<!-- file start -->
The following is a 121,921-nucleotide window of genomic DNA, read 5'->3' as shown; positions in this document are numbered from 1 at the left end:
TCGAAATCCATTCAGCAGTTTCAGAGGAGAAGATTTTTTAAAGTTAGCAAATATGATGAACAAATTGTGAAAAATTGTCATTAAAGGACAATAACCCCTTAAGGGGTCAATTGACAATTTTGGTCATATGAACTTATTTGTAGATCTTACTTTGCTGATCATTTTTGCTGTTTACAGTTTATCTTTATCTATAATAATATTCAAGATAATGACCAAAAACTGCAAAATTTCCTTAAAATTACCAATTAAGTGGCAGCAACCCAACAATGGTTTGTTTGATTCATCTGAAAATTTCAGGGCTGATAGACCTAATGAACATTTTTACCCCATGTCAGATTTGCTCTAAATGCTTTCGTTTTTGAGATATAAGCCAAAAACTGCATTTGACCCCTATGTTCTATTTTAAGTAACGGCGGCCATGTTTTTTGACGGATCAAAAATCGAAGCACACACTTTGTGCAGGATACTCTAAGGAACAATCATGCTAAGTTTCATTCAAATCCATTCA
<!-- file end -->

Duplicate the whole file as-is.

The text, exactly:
The following is a 121,921-nucleotide window of genomic DNA, read 5'->3' as shown; positions in this document are numbered from 1 at the left end:
TCGAAATCCATTCAGCAGTTTCAGAGGAGAAGATTTTTTAAAGTTAGCAAATATGATGAACAAATTGTGAAAAATTGTCATTAAAGGACAATAACCCCTTAAGGGGTCAATTGACAATTTTGGTCATATGAACTTATTTGTAGATCTTACTTTGCTGATCATTTTTGCTGTTTACAGTTTATCTTTATCTATAATAATATTCAAGATAATGACCAAAAACTGCAAAATTTCCTTAAAATTACCAATTAAGTGGCAGCAACCCAACAATGGTTTGTTTGATTCATCTGAAAATTTCAGGGCTGATAGACCTAATGAACATTTTTACCCCATGTCAGATTTGCTCTAAATGCTTTCGTTTTTGAGATATAAGCCAAAAACTGCATTTGACCCCTATGTTCTATTTTAAGTAACGGCGGCCATGTTTTTTGACGGATCAAAAATCGAAGCACACACTTTGTGCAGGATACTCTAAGGAACAATCATGCTAAGTTTCATTCAAATCCATTCA